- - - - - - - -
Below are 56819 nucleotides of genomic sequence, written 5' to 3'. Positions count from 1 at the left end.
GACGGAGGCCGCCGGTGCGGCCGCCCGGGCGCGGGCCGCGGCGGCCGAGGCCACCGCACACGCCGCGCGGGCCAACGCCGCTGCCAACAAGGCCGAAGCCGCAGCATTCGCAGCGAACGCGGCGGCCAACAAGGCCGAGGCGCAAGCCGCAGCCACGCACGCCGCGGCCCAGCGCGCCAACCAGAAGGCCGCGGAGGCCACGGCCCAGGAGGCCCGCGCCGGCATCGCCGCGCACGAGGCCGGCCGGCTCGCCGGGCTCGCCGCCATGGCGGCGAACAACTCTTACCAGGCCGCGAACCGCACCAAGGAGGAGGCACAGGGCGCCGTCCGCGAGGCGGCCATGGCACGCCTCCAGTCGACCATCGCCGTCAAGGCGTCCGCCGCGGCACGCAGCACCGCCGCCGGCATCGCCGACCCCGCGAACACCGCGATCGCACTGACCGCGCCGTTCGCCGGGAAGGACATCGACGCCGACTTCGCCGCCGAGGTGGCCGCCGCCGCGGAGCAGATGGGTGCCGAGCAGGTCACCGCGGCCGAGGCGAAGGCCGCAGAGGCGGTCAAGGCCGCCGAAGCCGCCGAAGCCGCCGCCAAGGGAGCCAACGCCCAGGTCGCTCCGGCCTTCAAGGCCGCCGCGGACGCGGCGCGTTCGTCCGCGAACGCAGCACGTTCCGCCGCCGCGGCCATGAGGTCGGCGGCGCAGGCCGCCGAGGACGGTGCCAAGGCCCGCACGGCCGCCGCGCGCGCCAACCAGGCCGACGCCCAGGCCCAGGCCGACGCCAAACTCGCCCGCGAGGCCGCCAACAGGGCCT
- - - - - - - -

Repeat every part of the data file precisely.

Below are 56819 nucleotides of genomic sequence, written 5' to 3'. Positions count from 1 at the left end.
GACGGAGGCCGCCGGTGCGGCCGCCCGGGCGCGGGCCGCGGCGGCCGAGGCCACCGCACACGCCGCGCGGGCCAACGCCGCTGCCAACAAGGCCGAAGCCGCAGCATTCGCAGCGAACGCGGCGGCCAACAAGGCCGAGGCGCAAGCCGCAGCCACGCACGCCGCGGCCCAGCGCGCCAACCAGAAGGCCGCGGAGGCCACGGCCCAGGAGGCCCGCGCCGGCATCGCCGCGCACGAGGCCGGCCGGCTCGCCGGGCTCGCCGCCATGGCGGCGAACAACTCTTACCAGGCCGCGAACCGCACCAAGGAGGAGGCACAGGGCGCCGTCCGCGAGGCGGCCATGGCACGCCTCCAGTCGACCATCGCCGTCAAGGCGTCCGCCGCGGCACGCAGCACCGCCGCCGGCATCGCCGACCCCGCGAACACCGCGATCGCACTGACCGCGCCGTTCGCCGGGAAGGACATCGACGCCGACTTCGCCGCCGAGGTGGCCGCCGCCGCGGAGCAGATGGGTGCCGAGCAGGTCACCGCGGCCGAGGCGAAGGCCGCAGAGGCGGTCAAGGCCGCCGAAGCCGCCGAAGCCGCCGCCAAGGGAGCCAACGCCCAGGTCGCTCCGGCCTTCAAGGCCGCCGCGGACGCGGCGCGTTCGTCCGCGAACGCAGCACGTTCCGCCGCCGCGGCCATGAGGTCGGCGGCGCAGGCCGCCGAGGACGGTGCCAAGGCCCGCACGGCCGCCGCGCGCGCCAACCAGGCCGACGCCCAGGCCCAGGCCGACGCCAAACTCGCCCGCGAGGCCGCCAACAGGGCCT